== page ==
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I just did some log analysis of Q1 for one of my client's sites.

There were about 30,000 sessions created for this site for each of the five separate IP addresses starting with 79.171.81.xxx. 150,000 sessions in three months on this site represents about 30% of the total traffic.

The visits are representing themselves with a consistent User-Agent string of Mozilla/4.0 (compatible; MSIE 6.0; Windows NT 5.1)

Does this IP range belong to a known (beneficial) spider of some kind? Or is it more likely to be something malicious? I could take many steps including:

  • ignore the volume and let it access the site as much as it likes
  • turn off logging for this IP range
  • completely block it from accessing the site
  • anything else!
  • email the abuse@ address listed for the IP address and ask for clarification (or is this just asking for trouble?)

Googling for the IP addresses just gives me lots of IP lookup results.

So, I submit myself to the wider knowledge and wisdom of the crowd: what's going on here and what should I do about it (if anything)?

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closed as too localized by Su', bybe, John Conde Apr 11 '13 at 20:43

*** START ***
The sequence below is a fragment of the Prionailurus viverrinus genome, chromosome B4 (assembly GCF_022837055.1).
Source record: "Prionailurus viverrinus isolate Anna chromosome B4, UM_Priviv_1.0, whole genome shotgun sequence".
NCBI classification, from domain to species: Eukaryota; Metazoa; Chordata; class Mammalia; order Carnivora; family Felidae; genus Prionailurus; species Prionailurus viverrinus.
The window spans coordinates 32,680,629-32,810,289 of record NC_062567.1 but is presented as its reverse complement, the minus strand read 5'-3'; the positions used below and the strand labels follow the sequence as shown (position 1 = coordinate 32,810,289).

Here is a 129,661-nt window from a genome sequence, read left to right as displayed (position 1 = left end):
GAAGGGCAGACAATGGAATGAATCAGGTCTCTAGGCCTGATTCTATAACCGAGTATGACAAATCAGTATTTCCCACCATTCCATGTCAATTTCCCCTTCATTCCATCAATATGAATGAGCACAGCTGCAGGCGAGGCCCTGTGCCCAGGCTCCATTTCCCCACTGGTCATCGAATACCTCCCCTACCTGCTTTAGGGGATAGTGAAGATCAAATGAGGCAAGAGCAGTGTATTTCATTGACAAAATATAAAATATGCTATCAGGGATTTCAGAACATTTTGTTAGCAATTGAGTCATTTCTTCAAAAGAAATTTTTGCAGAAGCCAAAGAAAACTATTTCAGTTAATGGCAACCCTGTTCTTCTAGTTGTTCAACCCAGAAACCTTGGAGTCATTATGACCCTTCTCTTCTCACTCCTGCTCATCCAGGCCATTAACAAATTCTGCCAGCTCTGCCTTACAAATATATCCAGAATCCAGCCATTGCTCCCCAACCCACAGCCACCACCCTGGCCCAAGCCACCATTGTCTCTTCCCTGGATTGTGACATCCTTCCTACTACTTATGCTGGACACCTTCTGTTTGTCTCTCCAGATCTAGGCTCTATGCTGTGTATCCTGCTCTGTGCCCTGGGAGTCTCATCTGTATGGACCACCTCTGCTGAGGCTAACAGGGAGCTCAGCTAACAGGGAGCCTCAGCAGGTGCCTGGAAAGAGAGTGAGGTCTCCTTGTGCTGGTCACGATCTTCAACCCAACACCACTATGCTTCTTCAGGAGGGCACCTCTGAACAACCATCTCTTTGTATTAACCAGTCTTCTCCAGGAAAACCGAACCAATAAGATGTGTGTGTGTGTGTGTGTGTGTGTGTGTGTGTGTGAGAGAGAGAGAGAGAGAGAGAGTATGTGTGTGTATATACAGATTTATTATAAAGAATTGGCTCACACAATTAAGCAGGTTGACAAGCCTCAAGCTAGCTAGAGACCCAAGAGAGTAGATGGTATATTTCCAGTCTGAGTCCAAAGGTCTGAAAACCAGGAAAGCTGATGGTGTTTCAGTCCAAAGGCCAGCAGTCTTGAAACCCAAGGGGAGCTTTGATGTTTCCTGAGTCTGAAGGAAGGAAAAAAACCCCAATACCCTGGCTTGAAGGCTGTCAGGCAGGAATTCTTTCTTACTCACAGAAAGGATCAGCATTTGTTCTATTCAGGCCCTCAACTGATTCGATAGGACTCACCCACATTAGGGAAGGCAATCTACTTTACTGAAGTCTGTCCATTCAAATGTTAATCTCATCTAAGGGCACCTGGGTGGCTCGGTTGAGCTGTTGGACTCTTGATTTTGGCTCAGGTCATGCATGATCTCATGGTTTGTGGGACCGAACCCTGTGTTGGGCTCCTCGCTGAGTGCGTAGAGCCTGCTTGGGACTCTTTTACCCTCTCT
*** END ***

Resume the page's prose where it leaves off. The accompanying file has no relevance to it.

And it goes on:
This question is unlikely to help any future visitors; it is only relevant to a small geographic area, a specific moment in time, or an extraordinarily narrow situation that is not generally applicable to the worldwide audience of the internet. For help making this question more broadly applicable, visit the help center.If this question can be reworded to fit the rules in the help center, please edit the question.

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2 Answers 2

up vote 1 down vote accepted

First, inform your client and ask what they would like to do - it's still their site - and it could be a major customer's traffic or another source you're not privvy to.

If client knows nothing of the traffic source, suggest blocking the IP range & monitor load. Notify the client as soon as the block has been implemented.

  • If the traffic jumps to another IP, you know something's up.
  • If your client's sales team gets a phone call from irate customer(s), then you also know the source and you can now prioritize that traffic.
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Any properly run robot would have information in the User-Agent that identifies who is running it.

That is not to say that this is necessarily being run for less than legit reasons, but the absence of identifying information in the User-Agent string certainly doesn't speak well for their etiquette. I'd block them for that alone.

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